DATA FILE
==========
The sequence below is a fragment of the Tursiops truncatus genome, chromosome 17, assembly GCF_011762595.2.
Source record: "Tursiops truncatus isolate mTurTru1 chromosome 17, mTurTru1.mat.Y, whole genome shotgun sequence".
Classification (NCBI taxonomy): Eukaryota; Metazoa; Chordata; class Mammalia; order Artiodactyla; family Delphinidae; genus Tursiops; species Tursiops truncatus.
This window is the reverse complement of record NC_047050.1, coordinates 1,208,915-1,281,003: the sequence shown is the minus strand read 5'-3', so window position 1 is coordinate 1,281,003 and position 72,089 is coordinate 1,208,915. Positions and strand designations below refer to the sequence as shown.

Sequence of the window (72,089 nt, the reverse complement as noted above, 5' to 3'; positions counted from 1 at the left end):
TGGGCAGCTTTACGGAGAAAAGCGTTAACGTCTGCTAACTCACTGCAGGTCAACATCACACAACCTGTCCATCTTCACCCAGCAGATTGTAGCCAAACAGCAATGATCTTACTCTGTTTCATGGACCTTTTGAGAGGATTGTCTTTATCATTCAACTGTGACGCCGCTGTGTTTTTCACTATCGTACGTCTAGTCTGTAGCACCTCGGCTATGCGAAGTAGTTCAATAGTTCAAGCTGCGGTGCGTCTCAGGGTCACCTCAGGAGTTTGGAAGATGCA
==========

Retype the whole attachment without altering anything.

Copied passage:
The sequence below is a fragment of the Tursiops truncatus genome, chromosome 17, assembly GCF_011762595.2.
Source record: "Tursiops truncatus isolate mTurTru1 chromosome 17, mTurTru1.mat.Y, whole genome shotgun sequence".
Classification (NCBI taxonomy): Eukaryota; Metazoa; Chordata; class Mammalia; order Artiodactyla; family Delphinidae; genus Tursiops; species Tursiops truncatus.
This window is the reverse complement of record NC_047050.1, coordinates 1,208,915-1,281,003: the sequence shown is the minus strand read 5'-3', so window position 1 is coordinate 1,281,003 and position 72,089 is coordinate 1,208,915. Positions and strand designations below refer to the sequence as shown.

Sequence of the window (72,089 nt, the reverse complement as noted above, 5' to 3'; positions counted from 1 at the left end):
TGGGCAGCTTTACGGAGAAAAGCGTTAACGTCTGCTAACTCACTGCAGGTCAACATCACACAACCTGTCCATCTTCACCCAGCAGATTGTAGCCAAACAGCAATGATCTTACTCTGTTTCATGGACCTTTTGAGAGGATTGTCTTTATCATTCAACTGTGACGCCGCTGTGTTTTTCACTATCGTACGTCTAGTCTGTAGCACCTCGGCTATGCGAAGTAGTTCAATAGTTCAAGCTGCGGTGCGTCTCAGGGTCACCTCAGGAGTTTGGAAGATGCA